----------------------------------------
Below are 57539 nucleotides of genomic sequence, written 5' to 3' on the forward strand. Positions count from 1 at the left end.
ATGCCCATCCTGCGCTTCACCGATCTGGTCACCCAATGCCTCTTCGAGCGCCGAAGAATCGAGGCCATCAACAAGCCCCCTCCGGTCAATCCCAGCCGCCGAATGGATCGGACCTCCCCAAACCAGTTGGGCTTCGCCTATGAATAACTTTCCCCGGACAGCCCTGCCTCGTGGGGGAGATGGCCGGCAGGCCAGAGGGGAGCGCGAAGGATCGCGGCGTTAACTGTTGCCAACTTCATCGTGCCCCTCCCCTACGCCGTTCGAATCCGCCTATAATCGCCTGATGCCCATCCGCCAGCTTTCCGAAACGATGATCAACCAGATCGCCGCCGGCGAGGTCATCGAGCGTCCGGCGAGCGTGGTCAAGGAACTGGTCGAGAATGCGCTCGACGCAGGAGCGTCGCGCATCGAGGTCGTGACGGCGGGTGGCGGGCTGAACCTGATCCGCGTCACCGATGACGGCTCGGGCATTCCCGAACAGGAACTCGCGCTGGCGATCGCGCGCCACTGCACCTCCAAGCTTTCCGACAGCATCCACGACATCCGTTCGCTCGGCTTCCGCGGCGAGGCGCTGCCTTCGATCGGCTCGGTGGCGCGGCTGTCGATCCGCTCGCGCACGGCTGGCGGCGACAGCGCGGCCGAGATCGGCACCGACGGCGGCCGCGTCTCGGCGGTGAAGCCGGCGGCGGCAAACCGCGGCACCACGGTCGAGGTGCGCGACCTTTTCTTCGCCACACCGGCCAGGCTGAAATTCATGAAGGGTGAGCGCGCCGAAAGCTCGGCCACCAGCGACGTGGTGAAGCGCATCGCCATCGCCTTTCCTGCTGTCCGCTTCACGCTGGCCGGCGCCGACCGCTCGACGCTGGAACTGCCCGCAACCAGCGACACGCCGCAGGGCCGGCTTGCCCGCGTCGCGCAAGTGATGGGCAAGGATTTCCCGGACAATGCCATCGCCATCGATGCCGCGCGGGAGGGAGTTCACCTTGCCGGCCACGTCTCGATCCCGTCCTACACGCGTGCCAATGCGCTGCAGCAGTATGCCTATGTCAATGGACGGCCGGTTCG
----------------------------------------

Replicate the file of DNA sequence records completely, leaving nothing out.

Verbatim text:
Below are 57539 nucleotides of genomic sequence, written 5' to 3' on the forward strand. Positions count from 1 at the left end.
ATGCCCATCCTGCGCTTCACCGATCTGGTCACCCAATGCCTCTTCGAGCGCCGAAGAATCGAGGCCATCAACAAGCCCCCTCCGGTCAATCCCAGCCGCCGAATGGATCGGACCTCCCCAAACCAGTTGGGCTTCGCCTATGAATAACTTTCCCCGGACAGCCCTGCCTCGTGGGGGAGATGGCCGGCAGGCCAGAGGGGAGCGCGAAGGATCGCGGCGTTAACTGTTGCCAACTTCATCGTGCCCCTCCCCTACGCCGTTCGAATCCGCCTATAATCGCCTGATGCCCATCCGCCAGCTTTCCGAAACGATGATCAACCAGATCGCCGCCGGCGAGGTCATCGAGCGTCCGGCGAGCGTGGTCAAGGAACTGGTCGAGAATGCGCTCGACGCAGGAGCGTCGCGCATCGAGGTCGTGACGGCGGGTGGCGGGCTGAACCTGATCCGCGTCACCGATGACGGCTCGGGCATTCCCGAACAGGAACTCGCGCTGGCGATCGCGCGCCACTGCACCTCCAAGCTTTCCGACAGCATCCACGACATCCGTTCGCTCGGCTTCCGCGGCGAGGCGCTGCCTTCGATCGGCTCGGTGGCGCGGCTGTCGATCCGCTCGCGCACGGCTGGCGGCGACAGCGCGGCCGAGATCGGCACCGACGGCGGCCGCGTCTCGGCGGTGAAGCCGGCGGCGGCAAACCGCGGCACCACGGTCGAGGTGCGCGACCTTTTCTTCGCCACACCGGCCAGGCTGAAATTCATGAAGGGTGAGCGCGCCGAAAGCTCGGCCACCAGCGACGTGGTGAAGCGCATCGCCATCGCCTTTCCTGCTGTCCGCTTCACGCTGGCCGGCGCCGACCGCTCGACGCTGGAACTGCCCGCAACCAGCGACACGCCGCAGGGCCGGCTTGCCCGCGTCGCGCAAGTGATGGGCAAGGATTTCCCGGACAATGCCATCGCCATCGATGCCGCGCGGGAGGGAGTTCACCTTGCCGGCCACGTCTCGATCCCGTCCTACACGCGTGCCAATGCGCTGCAGCAGTATGCCTATGTCAATGGACGGCCGGTTCG